In the realm of textual data, Word embeddings model the context and the relationship between the target word and its context words through neural networks. It is a neural network-based distributed representation containing fruitful contextual and semantic information in embeddings, obtained by training language models over large corpora. The main significance of word embedding is to construct word representation as vector representation that contains potential language information, such as semantics. Static word embeddings and contextualized word embeddings are the two types of word embedding discussed below.
Static Word Embedding:
Static word embeddings do not consider the polysemy of a word, and the same embeddings are generated from the same word in different contexts. Static word embeddings consist of word representation methods such as Word2vec, Glove, and Fast-Text.
It is an efficient and effective tool for learning word representations from corpus, which implements two models: CBOW and Skip-gram. These two models can effectively capture the semantics of words and easily transfer them into other downstream tasks. The main aim of Word2vec is to capture the linguistic context, syntactic, and semantic word relationship by clustering similar meaning words together and placing dissimilar words.
• Global Vectors for Word Representation(GLoVe):
GLoVe vectors capture local and global statistics to form word representations. It learns based on the global word-to-word co-occurrence matrix and trains word vectors to derive semantic relationships between words from a constructed co-occurrence matrix.
Fast-text, a simple and effective word embedding model, constructs the word vector based on n-gram models. It allows the model to represent the morphology and lexical similarity of words and unseen words.
Fast-Text is useful for words that do not occur in the training corpus are assigned a vector value for their characters. It superimposes word embeddings as word2vec, skip-gram model and handles the new, out-of-vocabulary (OOV).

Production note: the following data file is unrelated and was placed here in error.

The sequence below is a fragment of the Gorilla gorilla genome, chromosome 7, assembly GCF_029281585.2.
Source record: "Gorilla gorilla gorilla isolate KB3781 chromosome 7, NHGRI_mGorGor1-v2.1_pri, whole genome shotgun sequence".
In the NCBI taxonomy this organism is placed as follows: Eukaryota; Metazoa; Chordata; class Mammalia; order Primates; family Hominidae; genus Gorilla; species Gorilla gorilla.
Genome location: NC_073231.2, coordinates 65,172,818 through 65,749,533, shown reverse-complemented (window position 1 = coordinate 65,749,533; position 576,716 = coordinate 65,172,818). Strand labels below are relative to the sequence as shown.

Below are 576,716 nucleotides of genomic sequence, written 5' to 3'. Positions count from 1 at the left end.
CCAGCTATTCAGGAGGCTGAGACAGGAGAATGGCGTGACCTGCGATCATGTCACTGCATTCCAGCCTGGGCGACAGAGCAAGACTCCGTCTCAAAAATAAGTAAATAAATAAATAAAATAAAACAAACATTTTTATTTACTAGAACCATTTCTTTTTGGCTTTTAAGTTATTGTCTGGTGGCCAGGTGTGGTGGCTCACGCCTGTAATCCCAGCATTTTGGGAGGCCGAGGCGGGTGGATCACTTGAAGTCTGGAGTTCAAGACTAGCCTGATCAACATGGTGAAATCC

Contextualized Word Embedding:
These word embeddings consider the word semantics in different contexts by considering the context of a word. Recently, some of the prominent language models such as ELMo, and BERT have been introduced.
• Count-based language model or n-gram language model:
It is a probabilistic language model for predicting the next word in a given sequence of words. An N-gram model signifies a sequence of N words in the given text. It is based on the counting of often word sequences that occur in corpus text and then estimating the probabilities.
• Embeddings from language models (ELMo):
A deep contextualized word representation feature-based approach as ElMo has been introduced to address both the complex characteristics of words and ambiguities embeddings from language models(ELMo). In ELMo, representations are based on the given word depending completely on the context in which it is used. It has achieved outstanding performance over a wide range of natural language problems.
• Bidirectional Encoder Representations from Transformers (BERT):
BERT is a contextualized word representation model based on a multi-layer bi-directional transformer encoder. It is a pre-trained model for language representations that utilizes masked language models (MLM) and the next sentence prediction. It captures the long-term or pragmatic information and enables pre-trained deep bidirectional representations.
In real-world applications, Language models play a fundamentally important role in everyday applications such as grammatical error correction, speech recognition, and even in the domain of text summarization. Word embeddings have offered solutions to various NLP-based applications such as computing similarity of words, document clustering, sentimental analysis, text classification, and recommendation systems.
Research Challenges in Word Embeddings:
Despite a high volume of word embeddings available for language models and their developments in many application domains, many challenges and opportunities exist for further research.
• Inflection words appear less frequently than other words in certain contexts is a challenging issue for word embedding.
• Failure to handle out of vocabulary words during word embedding becomes ineffective.
• The lack of shared representation for morphologically similar words becomes a significant issue when embedding the model.